“It’s a very serious allegation,” said Bober. “I absolutely support the decision to hand it over to an outside agency and assume that FDLE will do a thorough investigation and release their findings.”
Sources close to the investigation said FDLE was only recently brought into the case, although problems with the evidence room were noted by then-Chief Wagner months ago. State investigators have already been to Hollywood to collect evidence, according to sources.
Nevins said the evidence locker was “a complete mess” when he took it over more than five years ago, and several other sources confirmed that there have been problems with the integrity of the operation for many years, largely because the city’s personnel cutbacks have led to less oversight.
Jeff Marano, head of Broward’s police union, said he doesn’t believe Nevins committed any wrongdoing. The department’s evidence room, he said, is like a game of “musical chairs,” with frequent turnover in recent years. “The music stopped and [Nevins] was standing there.”
As the city issued layoffs over the past couple lean of years, civilian employees who had more seniority bumped those with less seniority, resulting in people being placed in jobs where they were not qualified, Marano said.
Even so, employees, civilians and even police officers are not permitted in the evidence area without permission and they must be buzzed in and sign a log, according to police department procedure. All evidence is scanned and inventoried and then inputted into a computer.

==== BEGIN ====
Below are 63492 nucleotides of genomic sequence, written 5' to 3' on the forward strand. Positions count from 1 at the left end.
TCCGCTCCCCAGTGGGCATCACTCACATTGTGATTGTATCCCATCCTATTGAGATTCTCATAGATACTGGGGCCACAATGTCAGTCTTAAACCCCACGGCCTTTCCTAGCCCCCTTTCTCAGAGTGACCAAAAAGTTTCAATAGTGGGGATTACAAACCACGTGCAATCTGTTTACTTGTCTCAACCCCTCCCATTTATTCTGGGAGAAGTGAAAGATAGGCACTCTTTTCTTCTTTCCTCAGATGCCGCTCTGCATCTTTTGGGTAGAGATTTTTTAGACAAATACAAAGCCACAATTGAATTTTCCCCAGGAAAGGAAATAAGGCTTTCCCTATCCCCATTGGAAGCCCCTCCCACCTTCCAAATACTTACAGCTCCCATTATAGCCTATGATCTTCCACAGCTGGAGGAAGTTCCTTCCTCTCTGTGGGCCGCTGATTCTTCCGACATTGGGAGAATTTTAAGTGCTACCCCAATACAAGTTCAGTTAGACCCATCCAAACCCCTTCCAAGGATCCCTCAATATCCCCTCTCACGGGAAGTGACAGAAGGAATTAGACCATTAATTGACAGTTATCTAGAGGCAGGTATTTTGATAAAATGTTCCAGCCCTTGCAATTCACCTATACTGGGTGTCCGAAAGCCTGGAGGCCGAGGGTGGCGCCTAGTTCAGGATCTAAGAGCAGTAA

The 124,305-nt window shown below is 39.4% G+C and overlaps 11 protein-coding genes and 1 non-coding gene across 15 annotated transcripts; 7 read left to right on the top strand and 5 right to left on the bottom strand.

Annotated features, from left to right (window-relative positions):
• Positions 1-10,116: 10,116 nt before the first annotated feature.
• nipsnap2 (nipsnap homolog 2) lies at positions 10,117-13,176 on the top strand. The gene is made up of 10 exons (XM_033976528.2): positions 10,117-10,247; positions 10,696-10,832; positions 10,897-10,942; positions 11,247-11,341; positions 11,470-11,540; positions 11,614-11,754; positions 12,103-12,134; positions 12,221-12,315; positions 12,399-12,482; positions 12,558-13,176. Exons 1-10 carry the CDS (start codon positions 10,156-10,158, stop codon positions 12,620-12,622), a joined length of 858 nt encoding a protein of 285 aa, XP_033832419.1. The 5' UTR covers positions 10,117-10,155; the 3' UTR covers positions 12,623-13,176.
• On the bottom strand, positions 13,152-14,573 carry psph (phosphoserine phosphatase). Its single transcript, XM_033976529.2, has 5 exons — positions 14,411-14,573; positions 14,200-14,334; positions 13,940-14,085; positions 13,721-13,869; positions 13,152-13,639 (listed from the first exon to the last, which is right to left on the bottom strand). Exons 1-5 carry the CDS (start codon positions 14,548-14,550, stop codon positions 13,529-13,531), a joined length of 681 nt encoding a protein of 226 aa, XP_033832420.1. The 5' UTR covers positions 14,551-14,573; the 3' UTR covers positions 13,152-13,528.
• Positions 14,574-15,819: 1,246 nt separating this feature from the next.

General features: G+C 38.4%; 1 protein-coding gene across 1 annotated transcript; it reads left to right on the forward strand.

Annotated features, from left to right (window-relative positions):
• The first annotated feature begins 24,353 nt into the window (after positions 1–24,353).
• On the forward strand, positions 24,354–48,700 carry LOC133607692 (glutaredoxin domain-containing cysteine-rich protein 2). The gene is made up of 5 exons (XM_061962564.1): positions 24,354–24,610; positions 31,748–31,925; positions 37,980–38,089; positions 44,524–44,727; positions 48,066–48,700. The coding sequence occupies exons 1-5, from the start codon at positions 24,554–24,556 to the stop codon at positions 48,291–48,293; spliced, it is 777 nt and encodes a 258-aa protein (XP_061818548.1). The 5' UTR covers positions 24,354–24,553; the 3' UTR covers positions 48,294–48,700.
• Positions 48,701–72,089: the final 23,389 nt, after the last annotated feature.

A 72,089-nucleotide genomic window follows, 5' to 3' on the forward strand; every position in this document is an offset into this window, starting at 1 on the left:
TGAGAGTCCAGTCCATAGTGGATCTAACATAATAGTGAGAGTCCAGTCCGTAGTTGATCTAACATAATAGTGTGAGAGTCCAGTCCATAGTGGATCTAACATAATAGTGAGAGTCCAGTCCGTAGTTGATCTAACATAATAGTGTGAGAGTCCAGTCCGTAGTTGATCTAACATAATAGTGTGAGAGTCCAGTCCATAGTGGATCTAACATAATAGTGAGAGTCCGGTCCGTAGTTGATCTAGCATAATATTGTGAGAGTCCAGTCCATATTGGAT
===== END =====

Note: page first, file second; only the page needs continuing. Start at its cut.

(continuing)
Today, cash is deposited into pouches, labeled and placed into locked safes. That wasn’t the case five years ago, sources said, when cash was just piled on shelves in plastic pouches in plain view.
Fernandez said he was aware there had been some recent changes made, such as locker codes changed in September, but he was now looking into why the changes were made.
He also expressed concern that problems with the evidence rooms dated back years and the department was aware of the issues, but he had not been properly briefed.
In a letter to Interim Police Chief Vince Affanato on Friday, Fernandez wrote: “I would like for you to put together a meeting with those individuals in the department and the city who can provide me with a complete review of the historical issues related to the property unit.”
He added that he wanted to see any memos not part of the FDLE investigation that relate to the evidence locker issues and requested an update on the financial audit the police department is currently undergoing.
“I want to have complete situational awareness and clarity so that we can take the appropriate corrective measures,’’ he wrote.
Neither Affanato nor Wagner returned repeated phone calls in connection with this story.